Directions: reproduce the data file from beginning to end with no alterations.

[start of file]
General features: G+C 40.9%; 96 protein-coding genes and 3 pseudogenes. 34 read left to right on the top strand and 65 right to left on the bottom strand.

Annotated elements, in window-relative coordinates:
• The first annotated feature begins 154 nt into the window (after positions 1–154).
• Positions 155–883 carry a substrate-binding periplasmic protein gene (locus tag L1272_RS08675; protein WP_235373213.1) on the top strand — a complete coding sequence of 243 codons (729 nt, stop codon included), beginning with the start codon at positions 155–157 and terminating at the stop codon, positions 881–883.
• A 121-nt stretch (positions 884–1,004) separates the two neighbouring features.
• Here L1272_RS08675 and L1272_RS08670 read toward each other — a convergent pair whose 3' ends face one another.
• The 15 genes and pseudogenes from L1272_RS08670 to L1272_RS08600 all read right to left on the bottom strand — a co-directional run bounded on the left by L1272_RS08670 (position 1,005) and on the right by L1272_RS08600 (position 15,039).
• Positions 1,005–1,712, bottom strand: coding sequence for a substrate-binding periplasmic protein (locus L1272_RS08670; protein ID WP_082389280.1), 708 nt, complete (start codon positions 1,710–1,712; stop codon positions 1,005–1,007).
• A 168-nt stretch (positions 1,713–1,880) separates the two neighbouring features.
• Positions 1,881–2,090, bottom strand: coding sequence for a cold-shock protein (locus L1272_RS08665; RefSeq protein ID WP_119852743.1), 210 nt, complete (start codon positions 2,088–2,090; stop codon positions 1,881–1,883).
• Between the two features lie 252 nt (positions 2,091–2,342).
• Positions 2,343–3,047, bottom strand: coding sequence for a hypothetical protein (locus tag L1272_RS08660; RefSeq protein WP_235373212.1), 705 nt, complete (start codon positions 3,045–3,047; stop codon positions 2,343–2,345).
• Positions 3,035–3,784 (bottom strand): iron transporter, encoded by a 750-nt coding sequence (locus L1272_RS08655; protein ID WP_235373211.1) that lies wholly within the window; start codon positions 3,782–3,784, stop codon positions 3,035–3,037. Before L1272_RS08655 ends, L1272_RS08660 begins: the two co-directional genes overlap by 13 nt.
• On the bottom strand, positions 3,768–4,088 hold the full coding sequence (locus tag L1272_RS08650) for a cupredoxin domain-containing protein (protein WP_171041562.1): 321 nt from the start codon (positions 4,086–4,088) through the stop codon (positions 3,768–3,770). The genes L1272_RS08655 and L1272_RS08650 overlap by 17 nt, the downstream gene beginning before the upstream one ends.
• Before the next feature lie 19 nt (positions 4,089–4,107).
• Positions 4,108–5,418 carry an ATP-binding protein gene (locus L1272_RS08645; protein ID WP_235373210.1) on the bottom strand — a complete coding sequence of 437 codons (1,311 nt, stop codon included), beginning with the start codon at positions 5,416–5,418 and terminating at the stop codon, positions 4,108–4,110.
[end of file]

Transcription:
General features: G+C 40.9%; 96 protein-coding genes and 3 pseudogenes. 34 read left to right on the top strand and 65 right to left on the bottom strand.

Annotated elements, in window-relative coordinates:
• The first annotated feature begins 154 nt into the window (after positions 1–154).
• Positions 155–883 carry a substrate-binding periplasmic protein gene (locus tag L1272_RS08675; protein WP_235373213.1) on the top strand — a complete coding sequence of 243 codons (729 nt, stop codon included), beginning with the start codon at positions 155–157 and terminating at the stop codon, positions 881–883.
• A 121-nt stretch (positions 884–1,004) separates the two neighbouring features.
• Here L1272_RS08675 and L1272_RS08670 read toward each other — a convergent pair whose 3' ends face one another.
• The 15 genes and pseudogenes from L1272_RS08670 to L1272_RS08600 all read right to left on the bottom strand — a co-directional run bounded on the left by L1272_RS08670 (position 1,005) and on the right by L1272_RS08600 (position 15,039).
• Positions 1,005–1,712, bottom strand: coding sequence for a substrate-binding periplasmic protein (locus L1272_RS08670; protein ID WP_082389280.1), 708 nt, complete (start codon positions 1,710–1,712; stop codon positions 1,005–1,007).
• A 168-nt stretch (positions 1,713–1,880) separates the two neighbouring features.
• Positions 1,881–2,090, bottom strand: coding sequence for a cold-shock protein (locus L1272_RS08665; RefSeq protein ID WP_119852743.1), 210 nt, complete (start codon positions 2,088–2,090; stop codon positions 1,881–1,883).
• Between the two features lie 252 nt (positions 2,091–2,342).
• Positions 2,343–3,047, bottom strand: coding sequence for a hypothetical protein (locus tag L1272_RS08660; RefSeq protein WP_235373212.1), 705 nt, complete (start codon positions 3,045–3,047; stop codon positions 2,343–2,345).
• Positions 3,035–3,784 (bottom strand): iron transporter, encoded by a 750-nt coding sequence (locus L1272_RS08655; protein ID WP_235373211.1) that lies wholly within the window; start codon positions 3,782–3,784, stop codon positions 3,035–3,037. Before L1272_RS08655 ends, L1272_RS08660 begins: the two co-directional genes overlap by 13 nt.
• On the bottom strand, positions 3,768–4,088 hold the full coding sequence (locus tag L1272_RS08650) for a cupredoxin domain-containing protein (protein WP_171041562.1): 321 nt from the start codon (positions 4,086–4,088) through the stop codon (positions 3,768–3,770). The genes L1272_RS08655 and L1272_RS08650 overlap by 17 nt, the downstream gene beginning before the upstream one ends.
• Before the next feature lie 19 nt (positions 4,089–4,107).
• Positions 4,108–5,418 carry an ATP-binding protein gene (locus L1272_RS08645; protein ID WP_235373210.1) on the bottom strand — a complete coding sequence of 437 codons (1,311 nt, stop codon included), beginning with the start codon at positions 5,416–5,418 and terminating at the stop codon, positions 4,108–4,110.